Back to School, the 1986 comedy starring Rodney Dangerfield, is set at the fictional Grand Lakes University and was filmed on the bucolic campus of the University of Wisconsin at Madison, which boasts expansive lawns created by 20,000-year-old glaciers.
The Rodney Dangerfield Institute, on the other hand — a comedy-education program established earlier this year by Dangerfield’s widow, Joan — is set on the north end of a concrete quad at Los Angeles City College and offers courses at a mere $46 a unit. All of which is fitting, given Dangerfield’s chronically disrespected, down-on-his-luck “everyman” persona. It’s not easy, he once told the Los Angeles Times. “I play hide-and-seek, and no one comes to look for me.”
Perhaps not the biggest film success of his career (most would agree that’s Caddyshack), Back to School definitely counts as Dangerfield’s best star turn. “Rodney didn’t just star in Back to School,” notes Robert Schwartz, executive director of the Los Angeles City College Foundation, “he possessed that movie.”
He also inspired audiences to turn out in droves. In fact, per box-office receipts, Back to School was the sixth highest-grossing film of 1986 — outperforming both Aliens and Ferris Bueller’s Day Off. People magazine even put Dangerfield on the cover (alongside Danny DeVito, whose Ruthless People came out the same year), referring to both as “Hollywood Hunks.” “I consider Back to School to be Rodney’s biggest hit,” says comic Harry Basil, who opened for Dangerfield in Vegas for 10 years and co-wrote numerous films with him (Meet Wally Sparks and My 5 Wives among them). “Along with Animal House, it’s a timeless college comedy new generations always seem to discover. Rodney will live on forever because of this film.”
As a tribute to the film and Dangerfield — as well as a means of raising money for people studying cinema and theater at L.A. City College — a couple of weeks ago, the community college hosted a live stage reading of Back to School. With Dangerfield no longer with us — he died in 2004 at the age of 82 — Brad Garrett (Everybody Loves Raymond) stepped into the film’s lead role of big-and-tall store tycoon Thornton Melon. (“Being a big Jew helps,” Garrett jokes when I ask for his tricks on channeling Rodney. “He also was a comedic hero for me growing up and was one of the first impressions I ever did.”) Comedian/impressionist Craig Gass delivered the late Sam Kinison’s epic Vietnam War rant. Jeremy Guskin depicted a young, snarky Robert Downey Jr., while Paul Rodriguez read the role of Lou, Melon’s faithful driver/muscle, originally played by Burt Young.
Also in attendance were Joan Dangerfield; Back to School producer Chuck Russell; Adrienne Barbeau, who played Melon’s ex-wife; and Basil, who read the stage direction.
What follows is an oral history of Back to School based on a Q&A following the live reading, subsequent interviews I held with the participants and previously published material about Dangerfield and the film.
Robert Schwartz, Executive Director of the Los Angeles City College Foundation (LACC): When we were trying to think of how to get some press and visibility to the institute, Back to School immediately jumped to mind. It’s about a father being there for his son who’s having trouble getting through school. So it parallels a challenge we see at LACC all the time: students who’ve struggled one way or another while overcoming obstacles to their education. In addition, I regularly sign vouchers for books and give out scholarships and stipends to people in their 40s, 50s and 60s, which kind of mirrors Rodney’s character in Back to School.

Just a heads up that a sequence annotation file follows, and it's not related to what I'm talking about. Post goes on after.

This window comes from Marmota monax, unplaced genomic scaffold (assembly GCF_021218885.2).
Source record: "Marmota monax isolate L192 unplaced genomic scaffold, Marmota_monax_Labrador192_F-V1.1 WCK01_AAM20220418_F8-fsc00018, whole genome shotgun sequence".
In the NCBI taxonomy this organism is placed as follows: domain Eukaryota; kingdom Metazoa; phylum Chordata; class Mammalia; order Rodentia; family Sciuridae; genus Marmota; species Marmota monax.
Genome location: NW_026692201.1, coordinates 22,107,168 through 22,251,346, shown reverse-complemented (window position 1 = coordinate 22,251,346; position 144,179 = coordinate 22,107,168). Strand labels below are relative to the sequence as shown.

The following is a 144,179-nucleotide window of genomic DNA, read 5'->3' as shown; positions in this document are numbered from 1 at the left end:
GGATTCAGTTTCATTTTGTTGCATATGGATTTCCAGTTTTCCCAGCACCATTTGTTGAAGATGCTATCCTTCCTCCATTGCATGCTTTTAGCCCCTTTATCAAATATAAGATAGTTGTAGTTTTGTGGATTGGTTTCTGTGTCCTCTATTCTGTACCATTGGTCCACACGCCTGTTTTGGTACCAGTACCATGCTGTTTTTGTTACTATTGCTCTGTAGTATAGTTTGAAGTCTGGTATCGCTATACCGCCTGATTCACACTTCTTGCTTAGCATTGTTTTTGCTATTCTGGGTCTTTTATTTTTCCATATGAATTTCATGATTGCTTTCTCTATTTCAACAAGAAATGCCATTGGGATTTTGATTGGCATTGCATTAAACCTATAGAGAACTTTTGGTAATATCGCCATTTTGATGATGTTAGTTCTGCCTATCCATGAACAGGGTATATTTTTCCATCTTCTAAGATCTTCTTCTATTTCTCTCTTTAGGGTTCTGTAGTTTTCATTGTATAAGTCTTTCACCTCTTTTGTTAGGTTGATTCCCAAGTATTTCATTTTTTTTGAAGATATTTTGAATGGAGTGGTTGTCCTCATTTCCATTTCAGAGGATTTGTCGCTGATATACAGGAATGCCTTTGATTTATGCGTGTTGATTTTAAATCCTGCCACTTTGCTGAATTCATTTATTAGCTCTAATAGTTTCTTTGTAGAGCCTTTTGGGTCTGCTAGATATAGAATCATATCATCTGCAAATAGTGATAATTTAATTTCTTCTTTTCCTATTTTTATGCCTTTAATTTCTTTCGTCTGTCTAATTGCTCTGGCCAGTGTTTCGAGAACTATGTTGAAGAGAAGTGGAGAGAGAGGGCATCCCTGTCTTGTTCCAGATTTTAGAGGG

As for Rodney, he came from very modest beginnings. He was an aluminum siding salesman in New Jersey and didn’t get started in show business until his 40s. Comedy was a second chance — a renewal of what his life was all about — and that’s what L.A. City College is all about. [Editor’s Note: Richmond Hill High School in Queens was as far as Dangerfield got in school.]
Joan Dangerfield, Rodney’s widow: The initial Back to School story had a financially strapped father going to college with his son and struggling to pay their tuition by working at a car wash. Harold Ramis suggested they flip that and have Rodney’s character be an uneducated self-made millionaire, a character Rodney identified with more than the one he played in Caddyshack because he was basically a “right guy” who was generous and fair. Instead of becoming bitter after his bad marriage, he plowed through, wanting the best for his son, and was soon involved in a new romance.
Incidentally, Joan keeps a bottle of Rodney’s sweat in her refrigerator.
Joan Dangerfield: I discovered that Elvis had a handkerchief that was apparently stained with his sweat and it went for a lot of money. So Rodney had a “eureka” moment. He said, “I sweat more than anybody! My sweat has to be as good as Elvis’ sweat, right?” My job became the “sweat collector,” I’d take a sponge and spoon and collect his sweat — about an inch at a time. I thought we could water it down but he said, “No, that wouldn’t be right.”
I still have it. I’ve kept it in the freezer for about 15 years now in an airtight Tupperware container. When the Grammy Museum asked to create an exhibit honoring Rodney, their curators came over to help select items to display. I thought the sweat would be unique and fantastic, so the night before, I let it melt and transferred it to a pretty container for their visit. They were very polite, but they didn’t want it.
Harry Basil: Young people loved Back to School because it had this rich old man spouting off funny one-liners, but it had a young cast as well. That was the success of Caddyshack, too, which had both the young caddy characters and older character actors like Ted Knight, Rodney, Chevy Chase and Bill Murray. So it had a broad appeal. Back to the School did as well, for the same reason.